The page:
However, the trial court created another unnecessary problem in the instant case by not arraigning Banks until after the jury was selected and sworn. This was error and, while we emphatically condemn the disregard of our Rules, we fail to see how Banks was prejudiced by this particular infraction.
In the first place, the provision in Rule 317 stating the arraignment shall be conducted at least ten days before trial is primarily for the purpose of giving the court and the prosecution notice of the defendant's plea to the indictment in order that there will be no untimely delays on their part in preparing for the disposition of the charges.
[ 447 Pa. Page 361]
Secondly, as we explained in Commonwealth v. Phelan, 427 Pa. 265, 234 A.2d 540 (1967), cert. denied, 391 U.S. 920, 88 S. Ct. 1803 (1968), the purposes of an arraignment are to fix the identity of the accused, to acquaint him with the nature of the charges and to provide him with the opportunity of pleading thereto. The instant record discloses these particular purposes were amply fulfilled.
The burglary-homicide involved occurred on July 26, 1969. Banks was arrested on August 19th for burglary, larceny, conspiracy and murder in connection therewith. On August 26th, the court appointed counsel to represent him and he was given a preliminary hearing on the charges before a committing magistrate on September 11th. He was indicted on January 6, 1970, and a pretrial conference with all parties present was held before the court on January 14th.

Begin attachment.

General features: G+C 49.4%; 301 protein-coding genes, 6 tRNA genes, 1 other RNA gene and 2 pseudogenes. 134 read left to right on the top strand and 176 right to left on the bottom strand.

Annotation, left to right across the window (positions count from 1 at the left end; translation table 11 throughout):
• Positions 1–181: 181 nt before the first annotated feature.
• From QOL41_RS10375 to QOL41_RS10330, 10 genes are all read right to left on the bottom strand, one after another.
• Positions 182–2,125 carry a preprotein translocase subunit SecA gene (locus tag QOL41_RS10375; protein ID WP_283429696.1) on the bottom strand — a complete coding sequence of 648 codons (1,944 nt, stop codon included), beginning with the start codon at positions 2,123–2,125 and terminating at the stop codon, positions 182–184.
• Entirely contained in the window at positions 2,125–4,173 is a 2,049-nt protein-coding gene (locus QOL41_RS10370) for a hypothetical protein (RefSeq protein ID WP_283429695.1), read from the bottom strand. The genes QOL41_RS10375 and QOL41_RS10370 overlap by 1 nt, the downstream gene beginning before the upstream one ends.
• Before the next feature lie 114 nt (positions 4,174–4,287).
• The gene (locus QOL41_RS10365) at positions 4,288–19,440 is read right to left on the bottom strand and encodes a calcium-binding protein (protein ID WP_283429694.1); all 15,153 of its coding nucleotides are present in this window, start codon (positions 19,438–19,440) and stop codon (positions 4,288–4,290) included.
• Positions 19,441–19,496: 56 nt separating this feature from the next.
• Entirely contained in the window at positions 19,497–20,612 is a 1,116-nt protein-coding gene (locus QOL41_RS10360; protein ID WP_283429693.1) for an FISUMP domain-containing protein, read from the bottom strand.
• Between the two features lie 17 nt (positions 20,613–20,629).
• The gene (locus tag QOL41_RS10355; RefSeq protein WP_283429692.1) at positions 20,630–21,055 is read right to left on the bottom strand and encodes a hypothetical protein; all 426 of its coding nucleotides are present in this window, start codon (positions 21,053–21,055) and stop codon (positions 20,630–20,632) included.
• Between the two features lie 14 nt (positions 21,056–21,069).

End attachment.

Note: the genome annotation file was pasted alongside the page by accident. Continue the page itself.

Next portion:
Following his appointment, counsel for Banks served the interests of his client assiduously. He sought Banks' discharge pretrial through habeas corpus. He filed motions challenging the array of the grand jury, and the array of the petit jury. He succeeded in having the court sever the burglary, larceny and conspiracy counts in the indictment from the murder count. He also filed a petition for a bill of particulars; a motion asking the court to direct the district attorney to provide the defense with copies of certain written documents in the possession of the prosecution; a motion for a change of venue and a motion to suppress certain evidence. Under the circumstances, it can hardly be said that the identity of the accused was not fixed, or that Banks was not fully informed of the nature of the charges pending against him. Cf. 21 Am. Jur. 2d, Criminal Law § 454 (1965), and 22 C.J.S., Criminal Law § 411 (1) (1961).
It is next complained the trial court erred in admitting in evidence one enlarged photograph depicting
[ 447 Pa. Page 362]
Mr. Fawcett and the conditions of his bedroom when he was found by those who first appeared on the scene following the crimes. This exhibit served a clear evidentiary purpose, and, under the circumstances, this fact amply outweighs any reason for rejection of the exhibit, such as the likelihood it might inflame the minds of the jurors. Hence, the trial court did not abuse its discretion in admitting this photograph. Commonwealth v. Wilson, 431 Pa. 21, 244 A.2d 734 (1968).
It is next maintained the trial court erred in asking the jury to determine whether Naser was in fact an "accomplice" of Banks. The challenged portion of the charge was as follows: "Naser's testimony is of extreme importance in this case and his credibility should be weighed carefully. I repeat, his testimony, if it is believed, reveals he was an accomplice of the defendant. It is for you to say whether Naser was in fact the defendant's accomplice for this is a matter which depends upon his credibility, that is, his truthfulness. In making your determination, you must realize that if the defendant did not commit the crime, he could not have had any accomplice at all."